Even if you never intended to offend anyone and you had no idea that your words were insulting, in some countries you can be detained without bail and sentenced to years in prison for such speech. Today, there are highly restrictive hate speech laws in Canada, in Mexico and in virtually every single European nation. The United States is still an exception, but the truth is that our liberties and freedoms are being eroded every single day, and it is only a matter of time until “hate speech laws” are used to take away our freedom of speech too.
"Could deposits below €100k be protected as it happened in Cyprus? The answer depends on the total amount of deposits above €100k. If there are enough of these large deposits above €100k, then most likely any required deposit haircut will be inflicted on these depositors only. There are no recent data on how big this universe of large deposits is. The most recent data from the European Commission suggest that at the end of 2012, covered (i.e. those below €100k) represented 75% of eligible Greek deposits. We suspect this number is now significantly higher leaving little room for depositors with less than €100k to be spared."
"Do you think Europe should forgive your debt, check box 'Yes' or 'No'." "No" means a lot of pain now and recovery later. "Yes" means less pain now but no hope of recovery ever. Choose wisely...
... at this very moment, politicians from Spain's Podemos to Italy Five Star movement are drafting memos demanding that the IMF evaluate their own debt sustainability. Or rather unsustainability.
"Greece is being 'hit', there's no doubt about it," exclaims John Perkins, author of Confessions of an Economic Hit Man, noting that "[Indebted countries] become servants to what I call the corporatocracy ... today we have a global empire, and it's not an American empire. It's not a national empire... It's a corporate empire, and the big corporations rule."
It appears the sovereign peoples of Europe would not go gently into a Federal States of Europe night. Investors need to prepare for the inevitable political solution: referendums across Europe on the constitution of the Federal States of Europe needed to sustain the Euro. Events this weekend will trigger the search for the democratic legitimacy for the single currency and the centralised constitution it requires... or the demise of the unelected 'king Juncker' and 'queen Lagarde' of the Federal States of Europe.
"...won’t a successful Greece show others that — much as many young people who cannot afford to pay their rent return home — they, too, can return to the way things used to be?..."
Simply put - Europe can't 'afford' anything positive to come of Greece...
With the ECB reneging on its responsibility as lender of last resort – not the first time it has used its power to political ends in Greece – Greek banks may soon be forced to “bail-in” deposits – i.e. confiscate the cash of their customers.
European investors are increasing purchases of gold as Bloomberg reports, Greece’s turmoil boosts the appeal for an alternative to the euro. Demand from Greek customers for Sovereign gold coins was double the five-month average in June, the U.K. Royal Mint said in an e-mailed statement.As one Frankfurt-based bullion dealer noted, "most of our common gold coins are sold out, when people learned that the Greek banks will be closed, they started to think that it may not be such a bad idea to have some money in gold."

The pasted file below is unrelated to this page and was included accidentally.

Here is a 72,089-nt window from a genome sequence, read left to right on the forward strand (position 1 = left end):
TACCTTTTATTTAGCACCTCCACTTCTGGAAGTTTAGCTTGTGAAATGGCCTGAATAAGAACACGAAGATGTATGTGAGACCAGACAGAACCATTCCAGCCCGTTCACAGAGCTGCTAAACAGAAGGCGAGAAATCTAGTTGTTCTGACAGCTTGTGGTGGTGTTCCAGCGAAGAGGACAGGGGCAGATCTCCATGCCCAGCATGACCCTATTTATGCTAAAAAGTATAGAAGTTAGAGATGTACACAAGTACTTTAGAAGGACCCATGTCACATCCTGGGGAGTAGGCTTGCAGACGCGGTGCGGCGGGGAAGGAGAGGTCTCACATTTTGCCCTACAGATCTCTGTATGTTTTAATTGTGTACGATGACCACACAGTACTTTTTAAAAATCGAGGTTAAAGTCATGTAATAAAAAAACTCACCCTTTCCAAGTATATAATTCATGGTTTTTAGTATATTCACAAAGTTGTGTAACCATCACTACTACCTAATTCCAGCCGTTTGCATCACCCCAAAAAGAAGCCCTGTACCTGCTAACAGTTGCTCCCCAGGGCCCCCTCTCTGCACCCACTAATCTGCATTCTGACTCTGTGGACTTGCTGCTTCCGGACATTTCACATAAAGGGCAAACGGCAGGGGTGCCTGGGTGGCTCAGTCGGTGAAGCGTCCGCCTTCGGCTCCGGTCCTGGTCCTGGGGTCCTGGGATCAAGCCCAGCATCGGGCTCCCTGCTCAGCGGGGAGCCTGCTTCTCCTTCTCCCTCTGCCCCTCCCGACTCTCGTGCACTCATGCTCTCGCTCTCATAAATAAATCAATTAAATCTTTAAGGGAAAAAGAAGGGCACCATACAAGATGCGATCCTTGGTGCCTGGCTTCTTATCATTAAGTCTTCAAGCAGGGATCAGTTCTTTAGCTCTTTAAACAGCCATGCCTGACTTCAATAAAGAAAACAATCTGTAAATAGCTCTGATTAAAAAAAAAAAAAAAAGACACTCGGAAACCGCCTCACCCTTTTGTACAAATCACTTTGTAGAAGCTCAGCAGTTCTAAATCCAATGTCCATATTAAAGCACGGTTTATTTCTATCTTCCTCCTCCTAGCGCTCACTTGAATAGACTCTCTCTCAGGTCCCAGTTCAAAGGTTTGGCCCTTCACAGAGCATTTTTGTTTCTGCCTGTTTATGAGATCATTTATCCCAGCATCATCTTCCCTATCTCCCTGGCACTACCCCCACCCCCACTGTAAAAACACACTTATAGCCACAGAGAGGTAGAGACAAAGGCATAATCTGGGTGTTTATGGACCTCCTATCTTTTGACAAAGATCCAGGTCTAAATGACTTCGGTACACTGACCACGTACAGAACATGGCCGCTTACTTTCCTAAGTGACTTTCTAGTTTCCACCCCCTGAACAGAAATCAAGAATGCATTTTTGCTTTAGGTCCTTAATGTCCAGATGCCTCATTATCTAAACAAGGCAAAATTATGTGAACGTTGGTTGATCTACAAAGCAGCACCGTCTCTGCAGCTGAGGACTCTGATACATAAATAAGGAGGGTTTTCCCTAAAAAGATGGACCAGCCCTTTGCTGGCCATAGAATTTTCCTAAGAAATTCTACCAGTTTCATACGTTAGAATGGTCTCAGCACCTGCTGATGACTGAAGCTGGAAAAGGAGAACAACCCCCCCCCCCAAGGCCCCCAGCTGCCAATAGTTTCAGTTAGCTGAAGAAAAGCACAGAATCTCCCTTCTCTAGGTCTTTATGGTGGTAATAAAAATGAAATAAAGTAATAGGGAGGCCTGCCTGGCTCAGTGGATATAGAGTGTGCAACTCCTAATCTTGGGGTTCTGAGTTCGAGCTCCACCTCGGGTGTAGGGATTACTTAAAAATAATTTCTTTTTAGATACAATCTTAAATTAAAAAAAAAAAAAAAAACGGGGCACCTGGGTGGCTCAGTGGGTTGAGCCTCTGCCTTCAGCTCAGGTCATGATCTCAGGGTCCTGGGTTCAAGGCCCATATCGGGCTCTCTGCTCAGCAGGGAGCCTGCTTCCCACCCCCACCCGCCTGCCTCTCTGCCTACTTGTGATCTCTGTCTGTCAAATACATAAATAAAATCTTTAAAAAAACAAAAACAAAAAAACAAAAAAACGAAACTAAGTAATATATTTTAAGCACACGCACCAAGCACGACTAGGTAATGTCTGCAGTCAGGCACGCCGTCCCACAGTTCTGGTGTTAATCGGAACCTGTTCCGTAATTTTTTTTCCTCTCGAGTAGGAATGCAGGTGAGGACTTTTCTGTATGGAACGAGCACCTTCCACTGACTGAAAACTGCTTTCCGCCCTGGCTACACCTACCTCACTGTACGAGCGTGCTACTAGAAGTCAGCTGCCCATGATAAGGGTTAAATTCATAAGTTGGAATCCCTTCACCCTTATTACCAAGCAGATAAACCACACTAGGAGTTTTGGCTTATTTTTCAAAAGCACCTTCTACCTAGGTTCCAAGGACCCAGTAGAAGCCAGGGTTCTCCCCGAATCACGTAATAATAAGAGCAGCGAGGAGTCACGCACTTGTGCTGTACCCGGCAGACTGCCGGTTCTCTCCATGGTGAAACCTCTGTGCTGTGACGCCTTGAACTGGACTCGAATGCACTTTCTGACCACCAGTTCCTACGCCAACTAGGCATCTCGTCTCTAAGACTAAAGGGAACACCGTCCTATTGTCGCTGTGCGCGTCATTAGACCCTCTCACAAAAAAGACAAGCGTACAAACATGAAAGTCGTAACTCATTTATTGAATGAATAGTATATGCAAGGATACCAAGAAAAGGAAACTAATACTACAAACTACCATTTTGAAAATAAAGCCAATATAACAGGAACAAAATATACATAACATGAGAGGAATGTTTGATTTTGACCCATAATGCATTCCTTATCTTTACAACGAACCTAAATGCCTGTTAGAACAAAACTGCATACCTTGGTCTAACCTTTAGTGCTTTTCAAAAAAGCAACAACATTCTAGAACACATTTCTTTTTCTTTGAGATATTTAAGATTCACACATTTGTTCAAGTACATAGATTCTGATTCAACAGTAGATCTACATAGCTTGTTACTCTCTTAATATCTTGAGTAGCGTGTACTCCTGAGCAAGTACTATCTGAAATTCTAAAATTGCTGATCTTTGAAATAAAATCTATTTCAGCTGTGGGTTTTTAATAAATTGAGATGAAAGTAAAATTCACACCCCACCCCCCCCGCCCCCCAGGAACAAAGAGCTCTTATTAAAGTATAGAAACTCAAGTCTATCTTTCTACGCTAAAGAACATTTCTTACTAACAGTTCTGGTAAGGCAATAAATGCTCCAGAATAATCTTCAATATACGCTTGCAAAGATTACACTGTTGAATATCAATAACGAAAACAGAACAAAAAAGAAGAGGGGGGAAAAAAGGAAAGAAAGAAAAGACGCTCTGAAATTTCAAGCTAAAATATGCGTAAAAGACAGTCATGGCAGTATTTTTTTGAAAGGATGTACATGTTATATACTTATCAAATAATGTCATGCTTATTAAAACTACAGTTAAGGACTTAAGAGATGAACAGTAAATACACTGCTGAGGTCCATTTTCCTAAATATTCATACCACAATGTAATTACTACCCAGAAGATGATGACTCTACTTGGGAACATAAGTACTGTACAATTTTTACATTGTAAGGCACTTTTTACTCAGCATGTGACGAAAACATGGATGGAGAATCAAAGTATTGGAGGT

As that €126 billion or so of total ECB/Eurosystem claims on Greek banks were "charged off" in case of a terminal Greek "event" then the entire ECB capital buffer would also be wiped out, leaving the ECB with negative equity. Translated: dear Eurosystem members: we need more cash.
Presented with little comment aside to ask if someone is off-script?
NOONAN: THE CRISIS HAS COMMENCED
SCHAEUBLE SAYS `HELLISH DIFFICULT TASK' ON GREECE
NOONAN: I HAVE SYMPATHY FOR THE GREEK PEOPLE
But always remember, "Greece doesn't matter," which as Mohamed El-Erian explains, is somewhat true, since European leaders have two other existential issues to contend with also...
An extensive look at what would happen if Greece were to leave the Eurozone, through a legal fudge.
Given the self-admitted lack of 'rules' around emergency funding from The ECB, today's (latest) threats to withhold Greek funding "due to politicial events" are perhaps the most ominous non-blackmail warning yet by the entirely independent Mario Draghi and his henchmen...
The Bundesbank's Jens Weidmann unleashed a litany of cticisim on the Eurosystem (read the ECB) when he said that Greek banks should not continue to buy the short-term debt of their government, which is then repoed back to the ECB in exchange for precious cash. "The Eurosystem must not provide bridge financing to Greece even in anticipation of later disbursements," said Weidmann, who also sits on the European Central Bank's Governing Council, which approves such funding to Greece. "When banks without access to the markets buy debt of a sovereign which is likewise locked out of the market, taking recourse to ELA raises serious monetary financing concerns," he said in a speech to be delivered at a conference in Frankfurt.